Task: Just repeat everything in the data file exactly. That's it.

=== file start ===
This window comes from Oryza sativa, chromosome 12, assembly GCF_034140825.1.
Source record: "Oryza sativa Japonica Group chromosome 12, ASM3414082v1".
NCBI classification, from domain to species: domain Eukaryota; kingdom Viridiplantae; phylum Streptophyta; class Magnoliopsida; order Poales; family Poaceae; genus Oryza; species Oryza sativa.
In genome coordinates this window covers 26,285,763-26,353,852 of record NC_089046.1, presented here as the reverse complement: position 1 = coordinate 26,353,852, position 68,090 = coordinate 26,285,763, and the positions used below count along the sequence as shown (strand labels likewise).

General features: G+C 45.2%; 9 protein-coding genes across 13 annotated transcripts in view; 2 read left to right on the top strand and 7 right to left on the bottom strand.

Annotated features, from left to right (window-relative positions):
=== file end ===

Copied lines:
This window comes from Oryza sativa, chromosome 12, assembly GCF_034140825.1.
Source record: "Oryza sativa Japonica Group chromosome 12, ASM3414082v1".
NCBI classification, from domain to species: domain Eukaryota; kingdom Viridiplantae; phylum Streptophyta; class Magnoliopsida; order Poales; family Poaceae; genus Oryza; species Oryza sativa.
In genome coordinates this window covers 26,285,763-26,353,852 of record NC_089046.1, presented here as the reverse complement: position 1 = coordinate 26,353,852, position 68,090 = coordinate 26,285,763, and the positions used below count along the sequence as shown (strand labels likewise).

General features: G+C 45.2%; 9 protein-coding genes across 13 annotated transcripts in view; 2 read left to right on the top strand and 7 right to left on the bottom strand.

Annotated features, from left to right (window-relative positions):